Richard B. Stein 1940-2020

Richard B. SteinIn memory of Richard B. Stein 1940 – 2020

Dr. Richard (Dick) B. Stein died on November 3, 2020 and is remembered by friends, family and colleagues as a genuinely decent man who treated everyone with respect, fairness and kindness. Many reflections on the achievements of a scientist of Dick’s caliber might begin differently, but these personal qualities and his integrity were also at the core of his contributions to neuroscience; our community was enriched by his acumen and “do as I do ” style of mentoring.

Dick was born in 1940, the middle son of Nathalie and Samuel Stein who both died when Dick was just sixteen. Given these circumstances, his undergraduate (MIT, Physics, 1962) and graduate (Oxford University, M.A., D.Phil., 1966) education was made possible thanks to scholarships. In grateful recognition, Dick and his family established a graduate bursary in Neuroscience at the University of Alberta ( His career as a faculty member began at the University of Alberta in 1968 and continued until his retirement in 2018. In those fifty years, he and his wife Sue raised their children, Ellie and Eric, and he co-founded another offspring, the Division of Neuroscience that matured into today’s Neuroscience and Mental Health Institute (NMHI). Today the NMHI is home to over 150 scientists and clinicians, and is a mélange of basic and applied areas of neuroscience, rehabilitation and mental health in keeping with Dick’s eclectic academic output.

During his Sarrazin lecture in 2001, Dick remarked that his career did not follow a linear path: “…my path has been more of a random walk.” The walk began with theoretical approaches expected of physicists and nurtured by people like Walter Rosenblith (MIT) who introduced Dick to Shannon’s “A mathematical theory of communication”. This early interest culminated in some of Dick’s most highly cited papers on modeling and neuronal variability published in Biophysical Journal in the mid 1960’s. The next random step was prompted by Dick’s awareness that his theories may have little to do with the physiology of excitable tissue and he sought out mentors to help fill that gap: Dennis Noble and Peter Mathews (Oxford). The physicist had now come to embrace experimental physiology of the sensory and neuromuscular systems and cultivated both of these approaches when he formed his own lab in Edmonton. Over the next few decades the University of Alberta grew to be recognized as one of the leading international centres for sensorimotor systems neuroscience. Dick together with his 60+ students, fellows and visiting scientists made important basic science discoveries about how muscles generate force, how reflexes are adapted to behavioural context and how neurons encode information about the sensed world. These discoveries were made possible in part by the multidisciplinary environment Dick created as he welcomed thinkers from a wide range of backgrounds: mathematics and physical sciences, engineering, physiology, rehabilitation and physicians. This included some key members of his lab that had the vision and skills to join Dick’s random walk into the field of prosthetics and assistive devices. For example, Dean Charles in the 1980’s whose neural interfaces and electronics were used to restore function in people who had lost an arm or hand, providing the opportunity for a professional saxophonist to play again. ​Kelly James, a mechanical engineer who invented a knee-prosthesis, and along with Robert Rolf developed it into the C-Leg that was sold to Otto Bock in 1992, and remains the most advanced intelligent-knee on the market. Robert Rolf also developed hardware and software for the WalkAide, a device that improves walking for people with a condition called foot drop, and was licensed to the Hanger Orthopedic Group in 2004 and is now sold worldwide. Dick encouraged people to listen, recognize good ideas — impartial of the source, and have the courage to apply their expertise to practical problems. He was always the steady glue that held everyone together and treated everyone the same.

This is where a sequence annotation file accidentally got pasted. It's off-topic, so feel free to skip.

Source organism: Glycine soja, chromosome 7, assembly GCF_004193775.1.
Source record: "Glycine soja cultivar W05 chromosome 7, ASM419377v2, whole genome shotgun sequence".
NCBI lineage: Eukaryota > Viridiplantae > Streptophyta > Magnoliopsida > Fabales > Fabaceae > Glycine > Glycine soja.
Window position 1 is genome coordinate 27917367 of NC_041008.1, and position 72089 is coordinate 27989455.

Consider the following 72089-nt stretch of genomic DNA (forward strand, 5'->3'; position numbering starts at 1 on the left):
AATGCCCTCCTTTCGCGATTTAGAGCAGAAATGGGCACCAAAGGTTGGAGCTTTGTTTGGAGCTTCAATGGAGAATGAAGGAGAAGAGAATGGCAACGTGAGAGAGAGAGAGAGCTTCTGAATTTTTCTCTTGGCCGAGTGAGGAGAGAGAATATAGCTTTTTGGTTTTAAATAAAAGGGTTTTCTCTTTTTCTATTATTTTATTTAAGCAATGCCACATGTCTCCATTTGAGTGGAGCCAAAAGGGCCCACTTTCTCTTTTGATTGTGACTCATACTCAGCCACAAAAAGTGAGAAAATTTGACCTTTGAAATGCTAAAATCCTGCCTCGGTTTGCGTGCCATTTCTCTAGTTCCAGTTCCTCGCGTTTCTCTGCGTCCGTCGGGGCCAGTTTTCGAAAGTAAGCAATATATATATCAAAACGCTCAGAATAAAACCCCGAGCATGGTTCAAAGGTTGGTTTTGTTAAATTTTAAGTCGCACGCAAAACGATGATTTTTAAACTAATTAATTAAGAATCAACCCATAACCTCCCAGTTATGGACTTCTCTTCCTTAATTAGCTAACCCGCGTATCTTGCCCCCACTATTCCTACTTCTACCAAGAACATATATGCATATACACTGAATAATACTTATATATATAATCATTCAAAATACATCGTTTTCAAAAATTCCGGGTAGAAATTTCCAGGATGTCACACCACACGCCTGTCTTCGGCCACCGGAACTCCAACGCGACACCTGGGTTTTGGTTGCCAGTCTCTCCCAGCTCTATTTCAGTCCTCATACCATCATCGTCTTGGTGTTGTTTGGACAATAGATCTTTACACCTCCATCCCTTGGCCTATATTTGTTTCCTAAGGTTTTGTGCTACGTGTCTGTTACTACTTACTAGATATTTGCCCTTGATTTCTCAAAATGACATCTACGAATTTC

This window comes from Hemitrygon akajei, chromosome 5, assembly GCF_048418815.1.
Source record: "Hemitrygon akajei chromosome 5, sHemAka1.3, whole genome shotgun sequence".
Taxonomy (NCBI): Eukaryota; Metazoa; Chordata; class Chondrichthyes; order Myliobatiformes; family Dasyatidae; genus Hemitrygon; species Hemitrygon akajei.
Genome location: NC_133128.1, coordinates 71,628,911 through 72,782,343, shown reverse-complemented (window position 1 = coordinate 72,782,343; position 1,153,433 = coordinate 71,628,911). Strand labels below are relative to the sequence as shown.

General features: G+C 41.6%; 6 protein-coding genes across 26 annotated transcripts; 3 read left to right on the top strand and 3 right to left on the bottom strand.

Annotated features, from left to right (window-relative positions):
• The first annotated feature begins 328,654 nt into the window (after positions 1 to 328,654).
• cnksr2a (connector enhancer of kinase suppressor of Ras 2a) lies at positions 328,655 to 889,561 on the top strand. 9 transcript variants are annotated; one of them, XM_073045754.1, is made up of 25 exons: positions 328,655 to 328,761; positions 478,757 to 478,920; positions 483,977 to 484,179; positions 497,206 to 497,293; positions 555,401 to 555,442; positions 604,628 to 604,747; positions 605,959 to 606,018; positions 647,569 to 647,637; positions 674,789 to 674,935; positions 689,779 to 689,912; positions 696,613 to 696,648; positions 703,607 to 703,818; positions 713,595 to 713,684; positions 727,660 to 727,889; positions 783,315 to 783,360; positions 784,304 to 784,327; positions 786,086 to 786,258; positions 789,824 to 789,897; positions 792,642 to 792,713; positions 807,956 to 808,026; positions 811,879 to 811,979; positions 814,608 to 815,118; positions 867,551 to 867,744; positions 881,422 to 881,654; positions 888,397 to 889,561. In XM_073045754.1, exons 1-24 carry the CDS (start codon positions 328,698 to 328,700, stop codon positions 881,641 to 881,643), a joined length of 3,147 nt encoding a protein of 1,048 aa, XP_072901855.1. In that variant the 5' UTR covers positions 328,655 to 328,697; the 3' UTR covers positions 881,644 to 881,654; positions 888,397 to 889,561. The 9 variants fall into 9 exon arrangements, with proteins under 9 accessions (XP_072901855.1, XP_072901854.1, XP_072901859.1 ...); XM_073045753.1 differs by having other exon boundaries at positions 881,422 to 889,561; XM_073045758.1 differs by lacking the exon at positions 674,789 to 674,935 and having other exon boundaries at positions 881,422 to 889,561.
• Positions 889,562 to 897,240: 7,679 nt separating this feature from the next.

From physicist, to physiologist, to prosthetics and in these most recent years Parkinson’s; Dick loved alliteration. This final segment of Dick’s “random walk” had a festinating quality characteristic of neurologic conditions that affect the basal ganglia. His days that had typically started with walking, jogging, or cycling to work, and nordic skiing in winter, were modified as movement impairment and non-motor symptoms progressed. For the past two years, Dick was a resident of the Edmonton General Continuing Care Centre where staff, family and friends supported his continued determination to walk, carefully recording distances and times for analysis. Perhaps the culmination of his joy for movement was a dance with Sue, his ballroom partner for 57 years, during a performance entertaining residents and friends at the care centre:

Dick would conclude that in a random walk, the expected distance from the starting point, or root-mean squared distance, should be close to the square root of the number of steps taken, and proceed to verify the accuracy of the theoretical prediction. Those of us who had the opportunity to take a few random steps with Dick during his formidable scientific career, have come away richer intellectually and personally. Dick is one of the most remarkable men that any of us has ever come to know. He has fought a valiant fight with courage, dignity and an unabiding love for his family, all of which epitomize his entire life.

Text written by colleagues of Dr. Stein at University of Alberta